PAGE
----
When I was checking through the statistics of my blog recently, the most searched for post was this one which I wrote over a year ago. It was something that I felt had happened to me, and it seems like many people may feel the same! As the complexities in my own case increase, I still find it difficult to rid myself of this emotion.
“I know, no one likes to consider themselves as selfish, especially me! But my encounter with cancer has made me wonder. Other people are always my concern, and the joy I receive in my life has always come from doing things for others. However, when cancer struck, my world turned on it’s head. Instead of me being a part of my family focus, I became the entire focus. Every where I went, people wanted to know about what was happening to me.
Of course, I spent a long time in hospital, with chemotherapy, transplant and various complications, and I was the focus there too. Due to the complexities of my disease and treatment I required a lot of time and care from people. I was a very good giver, but a poor receiver of attention! Coming from a management background, I decided to see my illness as another project. But when I was at work I could fully focus on things, so I said to my wife when I went into my isolation unit for my stem cell transplant, that I was going to clear my head of all distractions, and focus on getting better.
In isolation I could focus, I knew I had to deal with the bad stuff, but I found that easier on my own. Obviously I had no outside life distractions as my wife was taking care of all that stuff. Unfortunately my ‘project,’ has lasted a lot longer than was hoped. A year has turned into seven now. What was abnormal for me has become normal, as my treatment continues. Unfortunately my health is still at the centre of everything in my life. The frequency of my treatment in recent years has changed our lives considerably. Seven years of continual treatment has taken it’s toll on me, both physically and emotionally.
Externally I am still the same person that everyone knows, with a few more battle scarred features, but internally is where the change is. I have become emotionally exhausted. Even the most simple things in life, are beginning to feel like climbing a mountain. What used to be a pleasure is now becoming a chore, and I am finding that I no longer have time for people who are not entirely straight forward. Saying one thing but meaning something different. It seems this is much more widespread than I ever thought!
Of course, not only do these changes affect me, but also my loved ones, and friends. For so long now I have had to gear everything around my treatment and how I am feeling, it has become my new way of life. Most arrangements will have to be checked around me. What I am able to do or not, everything has to be fitted in around my treatment regime. This wasn’t how life was before. I was the happy go lucky guy, who would be partying and travelling as much as I could. Meeting new people and laughing at their constant attempts to impress.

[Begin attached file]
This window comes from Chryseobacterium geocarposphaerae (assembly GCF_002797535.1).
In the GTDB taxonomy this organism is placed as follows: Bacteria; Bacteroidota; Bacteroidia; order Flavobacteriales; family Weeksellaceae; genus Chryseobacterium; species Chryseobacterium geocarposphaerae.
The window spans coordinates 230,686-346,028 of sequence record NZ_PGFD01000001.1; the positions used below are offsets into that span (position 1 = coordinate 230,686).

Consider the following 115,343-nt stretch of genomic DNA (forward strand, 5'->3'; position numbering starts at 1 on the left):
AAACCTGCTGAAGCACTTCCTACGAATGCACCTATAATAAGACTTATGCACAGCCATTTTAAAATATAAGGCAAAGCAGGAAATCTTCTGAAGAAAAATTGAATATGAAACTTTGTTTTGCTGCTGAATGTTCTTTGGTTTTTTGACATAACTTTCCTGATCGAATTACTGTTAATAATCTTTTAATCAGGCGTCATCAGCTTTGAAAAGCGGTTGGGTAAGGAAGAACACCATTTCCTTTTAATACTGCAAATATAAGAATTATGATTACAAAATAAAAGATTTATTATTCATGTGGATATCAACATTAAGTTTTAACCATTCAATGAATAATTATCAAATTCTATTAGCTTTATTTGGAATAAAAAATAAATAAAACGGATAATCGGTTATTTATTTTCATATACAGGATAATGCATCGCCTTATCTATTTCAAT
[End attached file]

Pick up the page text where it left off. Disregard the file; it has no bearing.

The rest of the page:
If my health is not good, nothing else matters of course, so I really have to concentrate on that side of things. But I can’t help feeling that is selfish? Everyone else still has to run a major part of their life around me. I can feel myself slowly slipping from people’s social radar, something I don’t feel too upset about currently, but it’s not great for my wife who loves socialising. There are times when I just don’t feel up to it, which of course is understood by everyone, and we have learned to make adjustments. But I can’t help feeling like a ‘wet blanket,’ when it comes to socialising.
It is very difficult to see life through anyone else’s eyes other than your own of course, but I can see that such an extreme change of character might make life difficult. No one says that and everyone is so polite, helping me feel comfortable in my new life, but I still feel very uncomfortable about things. A lot of people in my life are making sacrifices and adjustments for me. But it is their life too, and also deserve to live the life they want.
By this stage in our lives, my wife and I had planned to go travelling, and catch up with parts of the world we haven’t seen. Now a long weekend in Devon, looks like a major treat! We have accepted that this is how things are, but that doesn’t make me feel better about things. I can no longer drink alcohol much, can’t taste or smell, and am not allowed to sit in the sun. Not exactly the perfect holiday companion! Any break away, has to be organised around me. If I’m honest, it is why I prefer to stay at home, where I am most comfortable. But isn’t that selfish?
After seven years, we have managed to find a compromise, where my wife goes out often with her friends, and I am at home writing or out at hospital, but it is not how we envisaged leading our life. We are grateful to still have the time, and that I am still alive, but I can’t help feeling selfish. Yes, I have lost a lot, both physically and mentally, but so has Mrs L. She handles that situation must better than I could if roles were reversed.
Along my own personal journey, I have lost many friends to this awful disease. I have to admit to thinking frequently, when I am moaning about my life, they no longer have theirs, and again question if I am being selfish. It certainly feels like that at times!”
How do you feel about your life after diagnosis? Have you accepted things? Do you feel selfish or guilty like me? I ‘d love to hear your experience.